This is not a precise comparison, true. One’s a genre the audiences love: it’s a romance. And the producers promoted the hell out of it. That promotion money alone might have covered a few actors’ salaries in Sonchiriya. But this film had the star of MS Dhoni: The Untold Story, a mega-blockbuster. Even if you attribute at least half the success of that film to the super-popular cricketer, it made more people see what Sushant was capable of, what a brilliant actor he could be. And yet… Rs. 1.2 crore!

So at least one lesson we must take away from the Sushant Singh Rajput tragedy is to put our money where our mouth is. If we want outsiders to become stars, we have to do more than just hammer away on our keyboards and bitch endlessly about Bollywood on Twitter. We have to “vote” for these outsiders with our wallets, by buying tickets for their films. Let’s remember this the next time a good young performer comes along. Here’s an idea: Even if you don’t want to lug it to the theatre for a Sonchiriya and would rather watch it on an OTT platform, just buy a couple of tickets. It’s just a few clicks. It will take you less time than it will to compose a tweet.

Films may be on a break, but our obsession with film news clearly isn’t, thanks to Kangana Ranaut and Vanitha Vijayakumar

 

Because this way, at least, we have a say in deciding who stays and who goes. Otherwise, we are letting the industry decide, and there’s no practical sense in expecting Bollywood to make stars of every deserving outsider. For one, and this cannot be repeated enough, it’s a private business. (Curiously, the nepotism debate rarely comes up when discussing the Tamil or the mostly dynastic Telugu film industry. Do people down South not care about this?) What someone does with his/her money is no business of ours — and like in every other private industry, there is going to be corruption and favouritism and so on and so forth. Like all private enterprise, it’s a dog-eat-dog world with its own unfairly ingrained hierarchies, ranging from prized poodles to strays. And it’s not just with actors but technicians, too. Do you think there’s no “favouritism” when it comes to picking, say, a cinematographer for a project, over a struggling newcomer whose show-reel shows infinite promise?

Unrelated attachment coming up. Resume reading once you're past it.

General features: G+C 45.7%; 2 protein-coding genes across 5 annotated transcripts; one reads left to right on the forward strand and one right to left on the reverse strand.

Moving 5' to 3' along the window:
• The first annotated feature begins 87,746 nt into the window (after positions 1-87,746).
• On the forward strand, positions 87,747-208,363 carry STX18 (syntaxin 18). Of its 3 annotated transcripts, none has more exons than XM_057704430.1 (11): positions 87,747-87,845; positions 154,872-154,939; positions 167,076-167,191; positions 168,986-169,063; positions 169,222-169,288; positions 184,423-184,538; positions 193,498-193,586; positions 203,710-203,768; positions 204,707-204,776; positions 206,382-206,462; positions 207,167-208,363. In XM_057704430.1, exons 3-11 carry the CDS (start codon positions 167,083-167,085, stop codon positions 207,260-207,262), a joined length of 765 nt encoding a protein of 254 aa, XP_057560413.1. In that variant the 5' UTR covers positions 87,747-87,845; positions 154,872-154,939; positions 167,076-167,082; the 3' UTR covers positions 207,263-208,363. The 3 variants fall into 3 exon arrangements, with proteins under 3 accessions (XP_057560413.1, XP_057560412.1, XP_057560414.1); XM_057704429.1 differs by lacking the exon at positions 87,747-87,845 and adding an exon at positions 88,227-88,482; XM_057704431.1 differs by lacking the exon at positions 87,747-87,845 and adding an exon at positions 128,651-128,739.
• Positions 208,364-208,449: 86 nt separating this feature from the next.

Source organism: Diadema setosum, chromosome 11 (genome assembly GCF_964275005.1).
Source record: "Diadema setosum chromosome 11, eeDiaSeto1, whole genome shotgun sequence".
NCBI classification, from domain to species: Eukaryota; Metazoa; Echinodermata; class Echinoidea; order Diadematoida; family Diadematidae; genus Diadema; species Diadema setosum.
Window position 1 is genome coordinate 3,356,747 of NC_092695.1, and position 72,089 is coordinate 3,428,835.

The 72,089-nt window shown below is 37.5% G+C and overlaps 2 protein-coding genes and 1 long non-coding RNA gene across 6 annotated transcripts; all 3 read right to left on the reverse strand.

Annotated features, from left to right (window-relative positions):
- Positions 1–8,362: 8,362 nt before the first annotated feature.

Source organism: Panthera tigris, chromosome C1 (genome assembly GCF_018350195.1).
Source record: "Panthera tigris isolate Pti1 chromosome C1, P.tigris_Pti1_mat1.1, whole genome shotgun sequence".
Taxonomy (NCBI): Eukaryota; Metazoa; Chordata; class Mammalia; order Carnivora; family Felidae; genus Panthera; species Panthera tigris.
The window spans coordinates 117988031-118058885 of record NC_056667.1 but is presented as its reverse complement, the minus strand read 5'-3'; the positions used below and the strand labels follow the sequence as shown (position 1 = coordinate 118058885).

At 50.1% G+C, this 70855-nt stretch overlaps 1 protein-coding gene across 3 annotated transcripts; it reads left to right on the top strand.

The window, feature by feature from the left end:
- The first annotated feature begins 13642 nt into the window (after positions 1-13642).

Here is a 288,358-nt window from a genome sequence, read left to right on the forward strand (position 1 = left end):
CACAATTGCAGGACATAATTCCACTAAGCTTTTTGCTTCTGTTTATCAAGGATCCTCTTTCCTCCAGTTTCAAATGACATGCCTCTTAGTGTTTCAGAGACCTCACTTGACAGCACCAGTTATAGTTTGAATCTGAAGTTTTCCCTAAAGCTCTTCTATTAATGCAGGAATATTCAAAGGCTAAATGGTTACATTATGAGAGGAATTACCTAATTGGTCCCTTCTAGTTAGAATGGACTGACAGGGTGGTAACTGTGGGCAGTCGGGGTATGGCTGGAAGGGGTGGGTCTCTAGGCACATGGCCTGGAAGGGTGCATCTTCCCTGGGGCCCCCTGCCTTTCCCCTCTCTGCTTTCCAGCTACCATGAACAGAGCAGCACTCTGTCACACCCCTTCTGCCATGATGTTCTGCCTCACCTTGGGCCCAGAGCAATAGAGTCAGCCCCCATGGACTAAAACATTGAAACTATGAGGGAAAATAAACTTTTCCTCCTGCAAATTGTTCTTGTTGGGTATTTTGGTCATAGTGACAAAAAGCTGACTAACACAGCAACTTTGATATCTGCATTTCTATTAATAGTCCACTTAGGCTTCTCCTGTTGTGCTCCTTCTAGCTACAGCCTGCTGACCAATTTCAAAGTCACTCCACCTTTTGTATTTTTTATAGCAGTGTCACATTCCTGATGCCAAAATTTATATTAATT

But more importantly, they can try all they want, but there’s no guarantee. Aditya Chopra has been trying, and trying, to make Vaani Kapoor a star. But something’s not clicking. The audience isn’t buying this outsider. She may make it soon, sure. But as of now, she doesn’t have that X-factor, that buzz. And that’s something we, the audience, have decided. If Aditya Chopra had had his way, she’d have been the new Anushka Sharma or Bhumi Pednekar, other outsiders who struck it big.

Where nepotism really affects us

It’s only in public enterprise that nepotism becomes a real problem. Let’s take politics. If someone is promoting an “inferior” candidate just because they are related to this person or this person is a friend’s son/daughter, then that affects me, personally. Because unlike Bollywood, it’s a matter that affects the nation of which I am a citizen. So why don’t we rant about politics the way we rant about Bollywood? Why don’t we mourn crushed political careers the way we mourn over crushed cinematic ambitions? I see many people who’ve become really righteous about their “crusade against Bollywood,” but wouldn’t you serve your country better by expending this righteous energy over the many “explosive” and “shocking” headlines about matters of caste or economic inequality? 

It’s not that I don’t understand the reaction to Sushant Singh Rajput’s demise. It rattled us to the bone. But he worked in an unfair work environment the way many of us do, and if he was “passed over for a promotion he deserved”, it’s something that happens in almost every other industry. If we do want to fight Systemic inequality, why waste that fight on something as insignificant as the film industry, which has so little bearing on our daily lives?

Wouldn’t it be better — for instance — to track how our sporting industry functions,and how the “favouritism” there is actually affecting us, by harming our image as a nation? If an actor’s career doesn’t take off, it’s an individual tragedy. If an athlete is privileged over others because of his/her connections, it reflects in the way India performs: it’s a national tragedy. I think it’s time we started using words like “explosive” and “shocking” for matters that really deserve these qualifiers, like the huge numbers of people whose livelihoods have been laid waste by this pandemic. Just this morning, I read about how acid-attack survivors had to resort to a crowdfunding platform to raise money for women who’d been rendered jobless. But then, this news doesn’t “sell”, does it? Maybe if they got an interview with Arnab…